The White House is considering taking steps to allow thousands of Cuban Americans to sue in U.S. courts foreign companies and others who now control real estate on the island that was seized from them by the Cuban government.
A day before Trump’s National Security Adviser John Bolton delivers a speech in Miami outlining how the administration will increase pressure on Latin America, McClatchy has learned that the White House has discussed the proposal with Sen. Marco Rubio and other South Florida lawmakers who have been pushing the administration to take more concrete steps against Cuba.
Rubio, who is seen as one of the president’s principal advisers on Western Hemisphere issues, has pushed the proposal with the White House, National Security Council and State Department and is also pressing for the administration to expand the list of Cuban companies that can be sanctioned. He also wants Trump and other Cabinet leaders to press allies to lobby Cuba to stop backing Venezuelan President Nicolás Maduro.
If implemented, the measures would be the strongest actions taken against Cuba since the Trump administration kicked dozens of Cuban diplomats out of Washington after bizarre sonic events sickened 25 U.S. personnel in Havana. It is the latest example of how the Trump administration is rolling back efforts by President Barack Obama and former Cuban ruler Raúl Castro to ease more than a half-century of hostility.
“The problem is that the State Department almost never wants to take actions that it considers will cause problems with its allies,” said Otto Reich, a former assistant secretary for Western Hemisphere affairs under George W. Bush.
On Thursday, Bolton will unveil more details about Cuba’s role in Venezuela in a public address at the Freedom Tower in Miami. The White House announced earlier this month that it would turn up the pressure on Cuba.
Senior administration officials have accused Cuban officials of helping guide Venezuela’s intelligence and counterintelligence efforts that have helped Maduro keep control of agitated Venezuelans who have sought to remove him.
Nearly 6,000 claims filed by people who were U.S. citizens at the time their properties were confiscated by the Castro government have been certified by the U.S. But the U.S. government has routinely suspended a provision of the controversial law, the Helms-Burton Act of 1996, that allows Americans to sue foreign companies with businesses in the U.S. that have also invested in those properties on the island. The U.S. is worried that such cases would alienate allies and flood the courts. Secretary of State Rex Tillerson suspended it most recently, in January.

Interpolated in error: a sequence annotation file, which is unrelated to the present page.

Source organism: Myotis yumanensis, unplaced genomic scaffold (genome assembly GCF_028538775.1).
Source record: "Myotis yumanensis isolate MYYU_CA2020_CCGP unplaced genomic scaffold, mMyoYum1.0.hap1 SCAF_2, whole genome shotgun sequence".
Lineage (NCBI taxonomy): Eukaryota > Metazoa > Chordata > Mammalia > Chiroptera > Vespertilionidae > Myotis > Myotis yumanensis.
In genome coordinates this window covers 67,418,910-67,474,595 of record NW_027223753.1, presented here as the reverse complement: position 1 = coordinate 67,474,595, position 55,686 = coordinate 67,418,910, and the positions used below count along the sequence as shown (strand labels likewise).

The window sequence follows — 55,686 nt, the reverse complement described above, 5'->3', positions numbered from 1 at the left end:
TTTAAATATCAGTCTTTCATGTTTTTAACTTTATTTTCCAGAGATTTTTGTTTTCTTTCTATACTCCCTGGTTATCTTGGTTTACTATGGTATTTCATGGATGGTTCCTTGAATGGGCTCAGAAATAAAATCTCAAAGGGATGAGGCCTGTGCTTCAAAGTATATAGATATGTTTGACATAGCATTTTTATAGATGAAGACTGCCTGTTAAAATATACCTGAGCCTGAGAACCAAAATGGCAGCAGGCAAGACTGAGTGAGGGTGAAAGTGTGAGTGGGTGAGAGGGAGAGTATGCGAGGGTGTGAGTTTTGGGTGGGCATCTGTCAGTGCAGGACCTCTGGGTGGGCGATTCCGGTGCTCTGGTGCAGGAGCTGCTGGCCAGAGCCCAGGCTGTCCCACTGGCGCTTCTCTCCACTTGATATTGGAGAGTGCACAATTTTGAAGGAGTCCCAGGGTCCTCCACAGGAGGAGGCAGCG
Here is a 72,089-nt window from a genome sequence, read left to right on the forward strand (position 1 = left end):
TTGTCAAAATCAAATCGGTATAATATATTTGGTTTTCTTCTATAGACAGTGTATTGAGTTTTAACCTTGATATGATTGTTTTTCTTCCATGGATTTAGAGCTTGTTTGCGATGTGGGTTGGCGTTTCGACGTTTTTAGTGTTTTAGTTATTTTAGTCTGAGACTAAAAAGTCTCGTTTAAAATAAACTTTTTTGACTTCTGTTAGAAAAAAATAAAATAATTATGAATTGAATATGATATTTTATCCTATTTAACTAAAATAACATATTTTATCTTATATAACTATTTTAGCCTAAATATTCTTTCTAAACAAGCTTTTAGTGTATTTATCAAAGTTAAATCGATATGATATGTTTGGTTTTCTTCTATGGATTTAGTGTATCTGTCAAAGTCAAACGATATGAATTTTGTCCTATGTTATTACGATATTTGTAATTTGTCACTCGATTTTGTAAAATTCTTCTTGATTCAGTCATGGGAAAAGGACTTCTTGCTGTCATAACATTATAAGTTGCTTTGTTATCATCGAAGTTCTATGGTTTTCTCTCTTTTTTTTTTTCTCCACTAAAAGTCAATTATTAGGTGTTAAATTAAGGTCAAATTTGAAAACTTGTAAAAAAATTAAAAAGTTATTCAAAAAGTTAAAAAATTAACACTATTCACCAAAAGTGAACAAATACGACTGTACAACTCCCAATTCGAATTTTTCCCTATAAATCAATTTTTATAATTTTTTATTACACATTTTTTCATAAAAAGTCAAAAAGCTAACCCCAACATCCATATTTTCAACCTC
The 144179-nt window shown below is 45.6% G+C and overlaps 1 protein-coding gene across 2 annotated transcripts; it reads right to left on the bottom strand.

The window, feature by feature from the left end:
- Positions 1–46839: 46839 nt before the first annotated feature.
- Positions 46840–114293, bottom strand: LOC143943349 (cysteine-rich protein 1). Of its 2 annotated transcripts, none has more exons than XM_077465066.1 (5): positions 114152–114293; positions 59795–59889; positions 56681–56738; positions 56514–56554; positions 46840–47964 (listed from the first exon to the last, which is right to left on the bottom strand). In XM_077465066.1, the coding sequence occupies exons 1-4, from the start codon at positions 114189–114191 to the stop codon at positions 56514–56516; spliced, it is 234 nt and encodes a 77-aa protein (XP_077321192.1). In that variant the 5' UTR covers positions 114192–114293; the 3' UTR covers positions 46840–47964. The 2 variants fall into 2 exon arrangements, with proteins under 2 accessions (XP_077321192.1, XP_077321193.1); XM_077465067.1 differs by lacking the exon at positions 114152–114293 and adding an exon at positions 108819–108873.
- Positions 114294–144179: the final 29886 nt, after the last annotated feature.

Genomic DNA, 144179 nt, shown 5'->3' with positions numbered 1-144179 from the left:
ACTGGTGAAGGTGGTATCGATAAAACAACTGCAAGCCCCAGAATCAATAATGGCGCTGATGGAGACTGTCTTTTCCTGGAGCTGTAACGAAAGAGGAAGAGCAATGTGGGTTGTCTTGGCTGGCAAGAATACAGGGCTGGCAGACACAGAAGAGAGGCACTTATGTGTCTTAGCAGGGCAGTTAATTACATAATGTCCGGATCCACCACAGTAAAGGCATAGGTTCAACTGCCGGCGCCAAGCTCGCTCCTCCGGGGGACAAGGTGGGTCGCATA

Rubio and Rep. Mario Diaz-Balart, R-Fla., proposed that the administration return the authority, which was transferred to the State Department under the previous administration, back to the White House, according to people familiar with the lawmaker’s thinking. That would make it easier for Trump, described in Cuban-American political circles, as a “non-conventional” president, to open the gate to the lawsuits.
With Bolton and Mauricio Claver-Carone, who was one of the most outspoken critics of the Obama administration’s Cuba policy, now serving as the NSC senior director for Western Hemisphere Affairs, it is seen as more likely that the White House would allow the suits to be carried out.
“Rep. Diaz-Balart and Sen. Rubio work closely together on a number of issues,” a statement sent by Diaz-Balart’s office said. “They have made various proposals to the White House, many of which have never become public.”
For some Cuban Americans, this is the moment they have been waiting for a long time.
“If this happens under the Trump administration it would be huge for our community and would send a strong message to the world that the U.S. will protect the rights of their citizens,” said Nick Gutierrez, a lawyer representing the owners of sugar mills confiscated by Castro. “Not everyone will sue but many people will.”